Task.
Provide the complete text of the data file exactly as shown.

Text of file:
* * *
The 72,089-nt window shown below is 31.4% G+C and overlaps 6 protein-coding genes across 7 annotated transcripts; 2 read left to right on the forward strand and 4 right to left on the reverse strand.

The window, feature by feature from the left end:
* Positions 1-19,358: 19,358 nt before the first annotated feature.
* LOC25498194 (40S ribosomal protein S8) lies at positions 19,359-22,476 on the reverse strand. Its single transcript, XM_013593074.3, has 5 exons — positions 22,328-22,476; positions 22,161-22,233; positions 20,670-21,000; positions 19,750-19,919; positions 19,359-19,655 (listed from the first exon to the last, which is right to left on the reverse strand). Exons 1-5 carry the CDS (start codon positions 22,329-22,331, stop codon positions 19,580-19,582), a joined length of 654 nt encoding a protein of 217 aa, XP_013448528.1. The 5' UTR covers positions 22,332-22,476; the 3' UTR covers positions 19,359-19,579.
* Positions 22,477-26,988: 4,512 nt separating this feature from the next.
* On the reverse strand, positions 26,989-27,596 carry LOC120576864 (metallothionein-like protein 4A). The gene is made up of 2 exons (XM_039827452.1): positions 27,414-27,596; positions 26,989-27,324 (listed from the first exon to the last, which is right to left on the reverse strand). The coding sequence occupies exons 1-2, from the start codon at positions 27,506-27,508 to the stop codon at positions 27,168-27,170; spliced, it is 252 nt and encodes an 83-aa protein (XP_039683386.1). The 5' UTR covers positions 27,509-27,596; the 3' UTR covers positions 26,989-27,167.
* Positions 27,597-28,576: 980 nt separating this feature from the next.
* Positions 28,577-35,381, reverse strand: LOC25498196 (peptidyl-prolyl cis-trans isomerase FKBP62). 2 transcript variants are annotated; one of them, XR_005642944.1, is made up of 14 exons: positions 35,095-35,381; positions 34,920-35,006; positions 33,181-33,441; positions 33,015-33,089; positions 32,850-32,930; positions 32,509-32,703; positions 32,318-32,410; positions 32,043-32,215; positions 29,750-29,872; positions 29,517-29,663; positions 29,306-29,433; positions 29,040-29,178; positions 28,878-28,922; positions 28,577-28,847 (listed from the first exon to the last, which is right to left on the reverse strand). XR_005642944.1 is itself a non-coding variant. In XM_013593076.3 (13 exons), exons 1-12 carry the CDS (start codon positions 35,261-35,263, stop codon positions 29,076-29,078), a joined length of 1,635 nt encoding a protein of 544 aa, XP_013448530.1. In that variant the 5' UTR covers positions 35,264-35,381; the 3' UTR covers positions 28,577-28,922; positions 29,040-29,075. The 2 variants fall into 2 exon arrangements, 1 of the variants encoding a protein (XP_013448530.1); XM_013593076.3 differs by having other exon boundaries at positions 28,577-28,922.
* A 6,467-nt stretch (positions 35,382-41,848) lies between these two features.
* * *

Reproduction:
The 72,089-nt window shown below is 31.4% G+C and overlaps 6 protein-coding genes across 7 annotated transcripts; 2 read left to right on the forward strand and 4 right to left on the reverse strand.

The window, feature by feature from the left end:
* Positions 1-19,358: 19,358 nt before the first annotated feature.
* LOC25498194 (40S ribosomal protein S8) lies at positions 19,359-22,476 on the reverse strand. Its single transcript, XM_013593074.3, has 5 exons — positions 22,328-22,476; positions 22,161-22,233; positions 20,670-21,000; positions 19,750-19,919; positions 19,359-19,655 (listed from the first exon to the last, which is right to left on the reverse strand). Exons 1-5 carry the CDS (start codon positions 22,329-22,331, stop codon positions 19,580-19,582), a joined length of 654 nt encoding a protein of 217 aa, XP_013448528.1. The 5' UTR covers positions 22,332-22,476; the 3' UTR covers positions 19,359-19,579.
* Positions 22,477-26,988: 4,512 nt separating this feature from the next.
* On the reverse strand, positions 26,989-27,596 carry LOC120576864 (metallothionein-like protein 4A). The gene is made up of 2 exons (XM_039827452.1): positions 27,414-27,596; positions 26,989-27,324 (listed from the first exon to the last, which is right to left on the reverse strand). The coding sequence occupies exons 1-2, from the start codon at positions 27,506-27,508 to the stop codon at positions 27,168-27,170; spliced, it is 252 nt and encodes an 83-aa protein (XP_039683386.1). The 5' UTR covers positions 27,509-27,596; the 3' UTR covers positions 26,989-27,167.
* Positions 27,597-28,576: 980 nt separating this feature from the next.
* Positions 28,577-35,381, reverse strand: LOC25498196 (peptidyl-prolyl cis-trans isomerase FKBP62). 2 transcript variants are annotated; one of them, XR_005642944.1, is made up of 14 exons: positions 35,095-35,381; positions 34,920-35,006; positions 33,181-33,441; positions 33,015-33,089; positions 32,850-32,930; positions 32,509-32,703; positions 32,318-32,410; positions 32,043-32,215; positions 29,750-29,872; positions 29,517-29,663; positions 29,306-29,433; positions 29,040-29,178; positions 28,878-28,922; positions 28,577-28,847 (listed from the first exon to the last, which is right to left on the reverse strand). XR_005642944.1 is itself a non-coding variant. In XM_013593076.3 (13 exons), exons 1-12 carry the CDS (start codon positions 35,261-35,263, stop codon positions 29,076-29,078), a joined length of 1,635 nt encoding a protein of 544 aa, XP_013448530.1. In that variant the 5' UTR covers positions 35,264-35,381; the 3' UTR covers positions 28,577-28,922; positions 29,040-29,075. The 2 variants fall into 2 exon arrangements, 1 of the variants encoding a protein (XP_013448530.1); XM_013593076.3 differs by having other exon boundaries at positions 28,577-28,922.
* A 6,467-nt stretch (positions 35,382-41,848) lies between these two features.